# Solve for a

## Homework Statement

Solve for a

$$7=\frac{a}{2}(e^\frac{4}{a} + e^\frac{-4}{a}) + a$$

## Homework Equations

$$7=\frac{a}{2}(e^\frac{4}{a} + e^\frac{-4}{a}) + a$$

## The Attempt at a Solution

$$7=\frac{a}{2}(e^\frac{4}{a} + e^\frac{-4}{a}) + a$$

multiply by 2 on both sides

$$14=a(e^\frac{4}{a} + e^\frac{-4}{a}) + a$$

this is where i am stuck

is it even possible?

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LCKurtz
Homework Helper
Gold Member
There certainly won't be a nice closed formula for a and there may be no real value of a that solves it at all.

## Homework Statement

Solve for a

$$7=\frac{a}{2}(e^\frac{4}{a} + e^\frac{-4}{a}) + a$$

## Homework Equations

$$7=\frac{a}{2}(e^\frac{4}{a} + e^\frac{-4}{a}) + a$$

## The Attempt at a Solution

$$7=\frac{a}{2}(e^\frac{4}{a} + e^\frac{-4}{a}) + a$$

multiply by 2 on both sides

$$14=a(e^\frac{4}{a} + e^\frac{-4}{a}) + a$$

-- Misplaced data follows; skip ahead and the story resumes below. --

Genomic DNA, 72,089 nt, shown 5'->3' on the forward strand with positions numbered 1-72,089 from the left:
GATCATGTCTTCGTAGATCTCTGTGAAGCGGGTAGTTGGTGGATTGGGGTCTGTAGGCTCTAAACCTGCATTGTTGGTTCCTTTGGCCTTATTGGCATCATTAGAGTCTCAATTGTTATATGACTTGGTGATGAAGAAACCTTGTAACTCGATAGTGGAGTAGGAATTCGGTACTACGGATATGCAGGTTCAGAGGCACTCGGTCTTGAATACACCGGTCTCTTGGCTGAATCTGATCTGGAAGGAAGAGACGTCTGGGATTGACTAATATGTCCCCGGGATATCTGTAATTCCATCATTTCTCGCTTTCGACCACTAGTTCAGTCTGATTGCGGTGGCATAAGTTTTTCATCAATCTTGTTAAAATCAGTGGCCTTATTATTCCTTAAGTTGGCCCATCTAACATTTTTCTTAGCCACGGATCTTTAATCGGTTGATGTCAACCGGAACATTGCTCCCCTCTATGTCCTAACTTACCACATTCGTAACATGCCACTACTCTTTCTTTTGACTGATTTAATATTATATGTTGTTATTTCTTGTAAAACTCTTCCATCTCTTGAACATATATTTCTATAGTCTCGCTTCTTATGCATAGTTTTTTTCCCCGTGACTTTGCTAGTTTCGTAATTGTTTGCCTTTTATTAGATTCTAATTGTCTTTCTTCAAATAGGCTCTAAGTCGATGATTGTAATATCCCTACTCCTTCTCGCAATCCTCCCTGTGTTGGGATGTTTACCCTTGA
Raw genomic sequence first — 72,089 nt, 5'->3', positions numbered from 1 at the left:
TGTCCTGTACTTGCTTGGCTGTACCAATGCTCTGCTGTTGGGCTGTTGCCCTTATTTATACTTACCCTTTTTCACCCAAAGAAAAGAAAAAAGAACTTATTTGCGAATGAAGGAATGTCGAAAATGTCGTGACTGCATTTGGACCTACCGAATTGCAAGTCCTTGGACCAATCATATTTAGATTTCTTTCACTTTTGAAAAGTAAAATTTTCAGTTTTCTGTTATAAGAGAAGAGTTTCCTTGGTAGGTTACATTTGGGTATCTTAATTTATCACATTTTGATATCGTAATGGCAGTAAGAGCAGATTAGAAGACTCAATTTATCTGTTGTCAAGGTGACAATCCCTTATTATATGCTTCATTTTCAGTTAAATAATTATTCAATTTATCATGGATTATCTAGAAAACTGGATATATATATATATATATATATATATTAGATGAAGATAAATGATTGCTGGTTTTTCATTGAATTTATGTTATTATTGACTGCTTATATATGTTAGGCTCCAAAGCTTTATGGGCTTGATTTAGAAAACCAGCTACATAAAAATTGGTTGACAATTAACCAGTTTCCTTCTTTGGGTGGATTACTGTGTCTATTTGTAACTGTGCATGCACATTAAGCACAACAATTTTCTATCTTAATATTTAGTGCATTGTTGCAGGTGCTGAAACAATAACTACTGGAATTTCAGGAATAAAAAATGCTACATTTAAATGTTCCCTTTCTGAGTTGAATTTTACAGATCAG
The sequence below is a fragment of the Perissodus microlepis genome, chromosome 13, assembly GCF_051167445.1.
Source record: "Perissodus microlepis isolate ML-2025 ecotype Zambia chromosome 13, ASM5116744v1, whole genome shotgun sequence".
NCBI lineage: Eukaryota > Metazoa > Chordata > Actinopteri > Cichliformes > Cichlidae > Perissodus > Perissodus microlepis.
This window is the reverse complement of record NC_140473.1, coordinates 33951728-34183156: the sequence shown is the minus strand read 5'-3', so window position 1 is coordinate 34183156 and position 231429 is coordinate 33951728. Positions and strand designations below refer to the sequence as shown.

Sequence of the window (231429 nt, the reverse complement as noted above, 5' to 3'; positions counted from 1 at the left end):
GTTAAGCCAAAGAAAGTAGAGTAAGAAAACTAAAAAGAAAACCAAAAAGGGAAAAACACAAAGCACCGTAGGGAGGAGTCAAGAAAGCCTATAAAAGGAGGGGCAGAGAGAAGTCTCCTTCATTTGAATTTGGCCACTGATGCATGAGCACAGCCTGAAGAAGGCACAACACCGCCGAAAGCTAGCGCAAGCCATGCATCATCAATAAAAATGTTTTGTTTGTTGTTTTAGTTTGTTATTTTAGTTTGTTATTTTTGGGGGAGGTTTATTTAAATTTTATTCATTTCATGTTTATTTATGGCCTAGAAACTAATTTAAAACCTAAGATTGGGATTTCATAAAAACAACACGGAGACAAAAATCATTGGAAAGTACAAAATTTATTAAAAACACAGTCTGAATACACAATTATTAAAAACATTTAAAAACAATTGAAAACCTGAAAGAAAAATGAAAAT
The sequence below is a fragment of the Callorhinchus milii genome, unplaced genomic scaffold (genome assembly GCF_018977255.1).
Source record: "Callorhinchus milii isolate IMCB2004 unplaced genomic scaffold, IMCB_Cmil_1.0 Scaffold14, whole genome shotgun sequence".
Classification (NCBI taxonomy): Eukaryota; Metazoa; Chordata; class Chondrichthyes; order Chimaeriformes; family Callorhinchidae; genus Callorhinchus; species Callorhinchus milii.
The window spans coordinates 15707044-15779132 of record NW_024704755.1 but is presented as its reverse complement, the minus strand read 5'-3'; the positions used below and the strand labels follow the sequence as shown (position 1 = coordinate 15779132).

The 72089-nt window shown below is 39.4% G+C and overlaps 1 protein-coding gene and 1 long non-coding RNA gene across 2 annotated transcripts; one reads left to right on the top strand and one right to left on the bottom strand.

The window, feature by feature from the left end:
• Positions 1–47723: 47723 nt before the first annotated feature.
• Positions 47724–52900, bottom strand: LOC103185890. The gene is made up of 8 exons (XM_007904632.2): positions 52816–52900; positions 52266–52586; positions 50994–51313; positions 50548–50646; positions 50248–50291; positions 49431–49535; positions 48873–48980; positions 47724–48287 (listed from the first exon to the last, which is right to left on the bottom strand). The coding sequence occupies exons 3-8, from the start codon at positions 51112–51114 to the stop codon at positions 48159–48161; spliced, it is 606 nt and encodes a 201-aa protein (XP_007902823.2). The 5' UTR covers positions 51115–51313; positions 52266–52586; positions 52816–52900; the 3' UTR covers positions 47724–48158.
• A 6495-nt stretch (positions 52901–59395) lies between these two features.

this is where i am stuck

is it even possible?
when you multiplied with 2, you didnt multiply the last term, which should give 2a

hint: dont multiply with 2, and use your knowledge of Hyperbolic functions.. things may get easier from there ..

HallsofIvy
Homework Helper
hint: dont multiply with 2, and use your knowledge of Hyperbolic functions.. things may get easier from there ..
That's a good suggestion but I doubt things will get much easier!

$$\frac{e^{\frac{4}{a}}+ e^{-\frac{4}{a}}}{2}= cosh(\frac{4}{a})$$
but there is still a problem with that "a" outside the cosh.

Hmmm Alright. So I now have
$$7=a cosh(\frac{4}{a})+a$$
I guess I would move a over and divide by a to get
$$\frac{7-a}{a}=cosh(\frac{4}{a})$$
Now I don't know what to do. Is there some property of cosh in which I can pull something out or split something? We just started hyperbolic functions and I still know very little.
Thanks very much for all the help so far!

LCKurtz
$$\frac{a}{2}(e^\frac{4}{a} + e^\frac{-4}{a}) + a\hbox{ and } 7$$